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WHAT TO TELL THE PARENTS

Children should be treated by experienced pediatric anesthesiologists.
Good pediatric anesthesia care also requires pediatric anesthesia nurses, post-anesthesia recovery facilities, established SOPs, continuous education and training.
Safetots.org initiative aims to alert parents & practio- ners on the importance of education and experience of the pediatric anesthesiologist in charge.
Pediatric anesthesia is principally safe in experienced hands and well-organized pediatric anesthesia departments.  However, peri-operative complications do occur more often in neonates, infants and children when compared to adults. These patients also have an increased risk of morbidity and mortality when compared to adults. (1-3) The incidence and severity of these peri-operative complications are dependent on the age (reduced physiological reserves), pre-operative morbidity, urgency of the procedure as well as the training and experience of the anesthesiologist and the anesthesia team. (4-6) As a consequence, neonates, infants and toddlers, sick children and children with complex needs must be treated in specialised pediatric centres by experienced pediatric anesthesiologists. Older, otherwise healthy children for common elective procedures who are treated in non-pediatric hospitals benefit from anesthesiologists trained and experienced in pediatric anesthesia. (7) A specialist pediatric anesthesiologist has been trained for a minimum of one year at a large pediatric centre and may also have a specialist pediatric anesthesia certification. They routinely provide anesthesia care for at least 200-300 children per annum. (4,5,8) Good pediatric anesthesia care also requires well trained pediatric nurses, pediatric post-anesthesia recovery facilities, established standard operating protocols (SOPs) as well as continuous education and training. (9, 10) These recommendations apply to all places where children are anesthetized including dental practices, day case (office based) surgery and specialised areas.

You may also note that:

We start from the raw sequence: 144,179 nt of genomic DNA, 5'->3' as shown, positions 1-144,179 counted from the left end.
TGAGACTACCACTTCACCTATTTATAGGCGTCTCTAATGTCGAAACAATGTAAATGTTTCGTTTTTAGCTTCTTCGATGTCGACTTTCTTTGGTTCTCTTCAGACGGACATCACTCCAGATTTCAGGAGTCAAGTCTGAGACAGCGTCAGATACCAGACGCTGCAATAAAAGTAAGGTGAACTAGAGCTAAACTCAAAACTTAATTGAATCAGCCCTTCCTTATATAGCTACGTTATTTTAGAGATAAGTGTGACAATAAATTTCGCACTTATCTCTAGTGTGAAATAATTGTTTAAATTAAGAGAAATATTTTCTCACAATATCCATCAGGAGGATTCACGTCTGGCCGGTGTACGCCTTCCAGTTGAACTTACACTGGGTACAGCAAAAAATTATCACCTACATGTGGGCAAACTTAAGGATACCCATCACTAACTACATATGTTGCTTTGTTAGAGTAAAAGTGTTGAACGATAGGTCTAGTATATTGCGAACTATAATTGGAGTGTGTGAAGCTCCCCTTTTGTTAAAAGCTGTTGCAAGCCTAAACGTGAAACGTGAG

There is no proven causal link between anesthetic agents and cerebral damage in neonates, infants and small children undergoing general anesthesia in early childhood. (11) Surgery and anesthesia in early childhood in some surgical procedures may have a minimal negative effect on academic performance but is also greatly beneficial in others. Other factors such as age at school entry, gender and maternal background have a much more profound impact on academic performance. (12) Repeat anesthetic procedures in young children do not result in an increased risk of developmental delay at school entry when compared to a single anesthetic procedure. (14) There is a definite causal relationship between preventable poor perioperative anesthetic care and adverse events with persistent poor neurological outcome and mortality in neonates, infants and small children. (1,15-17) 1. Morray JP, Geiduschek JM, Caplan RA, Posner KL, Gild WM, Cheney FW. A comparison of pediatric and adult anesthesia closed malpractice claims. Anesthesiology. 1993; 78: 461-7. 2. Whitlock EL, Feiner JR, Chen LL. Perioperative Mortality, 2010 to 2014: A Retrospective Cohort Study Using the National Anesthesia Clinical Outcomes Registry. Anesthesiology. 2015; 123: 1312-21. 3. Nunnally ME, O'Connor MF, Kordylewski H, Westlake B, Dutton RP. The incidence and risk factors for perioperative cardiac arrest observed in the national anesthesia clinical outcomes registry. Anesth Analg. 2015; 120: 364-70. 4. Zgleszewski SE, Graham DA, Hickey PR, Brustowicz RM, Odegard KC, Koka R, Seefelder C, Navedo AT, Randolph AG. Anesthesiologist- and System-Related Risk Factors for Risk-Adjusted Pediatric Anesthesia-Related Cardiac Arrest. Anesth Analg. 2016; 122: 482-9. 5. Auroy Y, Ecoffey C, Messiah A, Rouvier B. Relationship between complications of pediatric anesthesia and volume of pediatric anesthetics. Anesth Analg. 1997; 84: 234-5. 6. Robert Fischer – Doctoral Thesis. University of Aachen; 2009. (urn:nbn:82-opus-15169. 7. Harrison TE, Engelhardt T, MacFarlane F, Flick RP. Regionalization of pediatric anesthesia care: has the time come? Paediatr Anaesth. 2014; 24: 897-8. 8. Lunn JN. Implications of the National Confidential Enquiry into Perioperative Deaths for pediatric anesthesia. Paediatr Anaesth. 1992; 2: 69–72. 9. Section on Anesthesiology and Pain Medicine., Polaner DM, Houck CS; American Academy of Pediatrics. Critical Elements for the Pediatric Perioperative Anesthesia Environment. Pediatrics. 2015; 136: 1200-5. 10. Weiss M, Vutskits L, Hansen TG, Engelhardt T.Safe Anesthesia For Every Tot – The SAFETOTS initiative. Curr Opin in Anaesthesiol. 2015; 28: 302-7. 11. Hansen TG, Engelhardt T, Weiss M. The Relevance of Anesthetic Drug-Induced Neurotoxicity. JAMA Pediatr. 2016 Nov 7: [Epub ahead of print]. 12. Glatz P, Sandin RH, Pedersen NL, Bonamy AK, Eriksson LI, Granath F. Association of Anesthesia and Surgery During Childhood With Long-term Academic Performance. JAMA Pediatr. 2016; Nov 7: [Epub ahead of print]. 13. Engelhardt T, Hansen TG, Weiss M. Re: Cognition and brain structure following early childhood surgery with anesthesia. Pediatrics. 2015 (e-letters). 14. Graham MR, Brownell M, Chateau DG, Dragan RD, Burchill C, Fransoo RR. Neurodevelopmental Assessment in Kindergarten in Children Exposed to General Anesthesia before the Age of 4 Years: A Retrospective Matched Cohort Study. Anesthesiology. 2016; 125: 667-7. 15. McCann ME, Schouten AN, Dobija N, Munoz C, Stephenson L, Poussaint T, Kalkman C, Hickey PR. de Vries L, Tasker R. Infantile postoperative encephalopathy: perioperative factors as a cause for concern. Pediatrics. 2014; 133: e751-7. 16. Arieff AI, Ayus, JC, Fraser CL. Hyponatremia and death or permanent brain damage in healthy children. BMJ. 1992; 304: 1218-22. 17. Fiadjoe JE, Nishisaki A, Jagannathan N, Hunyady AI, Greenberg RS, Reynolds PI, Matuszczak ME, Rehman MA, Polaner DM, Szmuk P, Nadkarni VM, McGowan FX Jr, Litman RS, Kovatsis PG. Airway management complications in children with difficult tracheal intubation from the Pediatric Difficult Intubation (PeDI) registry: a prospective cohort analysis. Lancet Respir Med. 2016; 4: 37-48.